We departed with snow on the ground and returned to a tropical paradise. Time to hunt for the sun hats, t-shirts and factor 50+. However, the weather was not the only surprise. The rabbits had being doing what rabbits do and there were micro-bunnies nestled in the grass in the orchard. Fortunately they were too small for the pot and were gently deported into the field and given a stern warning about trespassing.
I try to garden in a wildlife friendly manner, but sometimes the other inhabitants of Ardivachar Headland take advantage and squatters’ rights. One of our local pairs of Oystercatchers decided that my new gravel garden was the perfect des res in which to start a family.They are sitting very tight, and we are having to dash out to the greenhouse or compost bin to try to minimise the disturbance. However, the incubators seem unperturbed, they just waddle off quietly and hide behind the fence until we’ve gone. With an incubation period of 24-27 days, the garden is going to get very weedy while we wait for the egg to hatch. Normally 2-3 eggs are laid, so it is either a second attempt or one or more of the eggs was predated while we were away.
The garden was looking very sparse at the end of April, reluctant to spring into life as the strong northerly winds brought cold arctic air and clear skies. However, as soon as the wind direction changed and the north-easterly winds immersed us warm continental air, the herbaceous beds took on a bright green, lush tropical hue. It was the start of the annual chickweed wars and it was growing faster than I could remove it. Underneath this all enveloping green duvet, my plants are struggling for light and air. This happens every year, and despite my best efforts, I never seem to gain a semblance of control. I have tried mulches and various planting strategies, but with no success. It seems that I’m destined to spend most of my summers on my hands and knees weeding and cultivating Hebridean Zen.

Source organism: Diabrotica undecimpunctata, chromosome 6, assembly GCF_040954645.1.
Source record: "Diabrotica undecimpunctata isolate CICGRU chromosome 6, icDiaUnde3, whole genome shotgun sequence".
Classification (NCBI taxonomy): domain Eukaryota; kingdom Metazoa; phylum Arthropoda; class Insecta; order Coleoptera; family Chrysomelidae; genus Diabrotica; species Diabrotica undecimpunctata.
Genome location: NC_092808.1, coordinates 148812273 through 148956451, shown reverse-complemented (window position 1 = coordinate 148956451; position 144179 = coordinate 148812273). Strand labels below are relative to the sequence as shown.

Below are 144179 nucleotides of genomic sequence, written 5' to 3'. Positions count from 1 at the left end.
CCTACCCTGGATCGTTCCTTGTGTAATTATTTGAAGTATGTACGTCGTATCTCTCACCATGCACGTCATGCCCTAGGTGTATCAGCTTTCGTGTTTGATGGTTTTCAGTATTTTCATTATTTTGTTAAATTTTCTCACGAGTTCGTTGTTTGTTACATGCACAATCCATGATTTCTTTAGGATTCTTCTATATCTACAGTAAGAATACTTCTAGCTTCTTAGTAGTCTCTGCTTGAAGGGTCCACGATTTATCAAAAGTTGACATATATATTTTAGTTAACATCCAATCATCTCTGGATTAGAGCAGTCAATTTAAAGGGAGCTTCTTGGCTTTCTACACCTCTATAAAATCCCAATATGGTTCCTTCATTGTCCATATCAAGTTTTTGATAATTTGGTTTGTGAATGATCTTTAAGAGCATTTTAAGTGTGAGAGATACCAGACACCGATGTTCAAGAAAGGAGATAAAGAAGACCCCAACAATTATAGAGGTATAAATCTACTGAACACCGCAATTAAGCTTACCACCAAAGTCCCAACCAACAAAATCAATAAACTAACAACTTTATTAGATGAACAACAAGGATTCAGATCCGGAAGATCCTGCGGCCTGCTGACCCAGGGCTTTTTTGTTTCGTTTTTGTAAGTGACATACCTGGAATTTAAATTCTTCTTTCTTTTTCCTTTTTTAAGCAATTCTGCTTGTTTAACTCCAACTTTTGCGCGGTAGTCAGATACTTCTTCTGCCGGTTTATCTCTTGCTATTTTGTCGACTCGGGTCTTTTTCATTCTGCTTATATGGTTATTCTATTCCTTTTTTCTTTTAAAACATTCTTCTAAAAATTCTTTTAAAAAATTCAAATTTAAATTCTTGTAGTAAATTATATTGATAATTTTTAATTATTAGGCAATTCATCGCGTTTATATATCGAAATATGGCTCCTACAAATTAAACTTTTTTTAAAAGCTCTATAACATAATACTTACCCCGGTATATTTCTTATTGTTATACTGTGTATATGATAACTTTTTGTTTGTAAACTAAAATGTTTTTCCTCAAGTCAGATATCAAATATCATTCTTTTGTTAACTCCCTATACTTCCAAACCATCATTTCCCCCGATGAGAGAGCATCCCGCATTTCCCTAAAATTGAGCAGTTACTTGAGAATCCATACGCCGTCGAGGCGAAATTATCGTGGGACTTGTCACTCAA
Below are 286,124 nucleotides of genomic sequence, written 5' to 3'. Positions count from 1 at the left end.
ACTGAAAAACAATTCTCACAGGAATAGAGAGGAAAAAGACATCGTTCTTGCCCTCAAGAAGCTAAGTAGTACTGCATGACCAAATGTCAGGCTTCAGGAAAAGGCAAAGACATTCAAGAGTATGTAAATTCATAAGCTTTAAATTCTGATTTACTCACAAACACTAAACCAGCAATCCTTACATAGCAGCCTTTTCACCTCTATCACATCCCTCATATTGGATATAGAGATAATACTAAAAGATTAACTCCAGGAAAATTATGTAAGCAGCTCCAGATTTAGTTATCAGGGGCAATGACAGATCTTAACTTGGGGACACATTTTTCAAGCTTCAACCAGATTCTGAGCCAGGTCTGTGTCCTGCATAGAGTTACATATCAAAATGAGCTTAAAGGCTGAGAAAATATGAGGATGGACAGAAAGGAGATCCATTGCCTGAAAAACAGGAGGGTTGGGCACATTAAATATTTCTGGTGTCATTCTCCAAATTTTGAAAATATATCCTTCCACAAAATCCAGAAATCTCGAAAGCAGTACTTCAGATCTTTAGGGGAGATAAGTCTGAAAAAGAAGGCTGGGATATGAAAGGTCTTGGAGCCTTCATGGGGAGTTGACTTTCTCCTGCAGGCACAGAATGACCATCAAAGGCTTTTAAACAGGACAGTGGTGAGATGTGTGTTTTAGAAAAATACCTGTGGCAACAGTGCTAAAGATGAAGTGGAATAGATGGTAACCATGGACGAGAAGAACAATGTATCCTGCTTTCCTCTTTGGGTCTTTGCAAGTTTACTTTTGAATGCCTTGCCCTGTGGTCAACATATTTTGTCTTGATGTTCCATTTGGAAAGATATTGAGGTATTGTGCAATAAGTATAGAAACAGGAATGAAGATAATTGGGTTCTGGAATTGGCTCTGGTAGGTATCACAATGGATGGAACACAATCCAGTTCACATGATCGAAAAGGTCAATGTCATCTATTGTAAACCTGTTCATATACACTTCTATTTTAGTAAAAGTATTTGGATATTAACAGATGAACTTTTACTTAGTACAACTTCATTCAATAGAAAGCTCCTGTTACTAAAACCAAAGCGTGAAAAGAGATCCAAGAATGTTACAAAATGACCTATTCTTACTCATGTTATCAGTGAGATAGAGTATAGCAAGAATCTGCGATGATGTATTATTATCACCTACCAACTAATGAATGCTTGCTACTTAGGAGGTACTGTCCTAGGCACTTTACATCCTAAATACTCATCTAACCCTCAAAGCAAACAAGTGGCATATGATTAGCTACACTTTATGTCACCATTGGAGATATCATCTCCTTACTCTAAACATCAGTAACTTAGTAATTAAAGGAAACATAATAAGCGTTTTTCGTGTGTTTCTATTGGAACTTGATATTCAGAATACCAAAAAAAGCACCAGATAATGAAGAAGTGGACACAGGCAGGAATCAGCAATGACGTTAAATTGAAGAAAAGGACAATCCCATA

Although it has been a cold start to the growing season, in the polytunnel the plants have benefitted from the sunshine and the protection from the chilling winds. We are eating spinach on a daily basis with lettuce, rocket, radishes and beetroot in various combinations for lunch. Can one have too much of a good thing? One of the delights of this time of year are the first green vegetables and I’m watching the strawberries in anticipation. We’ve already sampled the first new potatoes and picked the first peas. Our winter peas have been an outstanding success and I am amazed that they produced a crop at all. For the first time we are able to eat small, sweet home-grown peas before July! Fortunately there are plenty of pods as the temptation to eat them straight from the plant is almost irresistible.
Outside the vegetable garden remains stubbornly empty (apart from the weeds) with just one bed planted with onions and shallots and one with celeriac. The weather is still very unsettled, the temperature oscillating by 10°C or more as the wind direction changes. The soil is just about warm enough for the carrot and parsnip seeds and I hope that by the time the peas and beans are ready to go out that June will be warm with balmy breezes rather than wet and blustery. It can’t be as bad as last year and the omens are good as my tomato plants are all producing flowers. Wishful thinking, no just an optimistic gardener.
The world was very quiet and still; during the night the north wind had rested and its breath had spread across the grass leaving each fragile stem festooned with diadems. A series of whistles announced the arrival of the first visitors – attired with copes of gold, velvet black waistcoats and carnival masks they alighted and looked for the other guests. The resident pair of oystercatchers looked on with disdain at these exotic migrants while the pipits chattered with nervous excitement. Needing no encouragemnt to perform the skylarks rose in serenade while the lapwings tumbled and swooped to provide a cabaret of welcome.
The plovers are the latest group of travellers to seek a refuge from an icy April storm, but within the of the cottage garden only the hardiest will survive.Tucked away in sheltered nooks and crannies, only the tough natives withstand the harshness of a cold spring. The warmth of the sunshine is cut by the sharp icy edges of a wind which tumbles off an arctic ice cap. As the skies darken squalls rush across the horizon and aim daggers of hail at the delicate petals of the spring flowers.
During quiet interludes the perfume of jonquils drifts across the garden to entice the bumblebees with the promise of nectar. There is no buzz of bees on these cold afternoons, they sleep on and dream of the arrival of May or even June when the warmth of the sun does not flatter to deceive.
Alas it is just a myth that Spring has arrived when you can put your foot on seven daisies.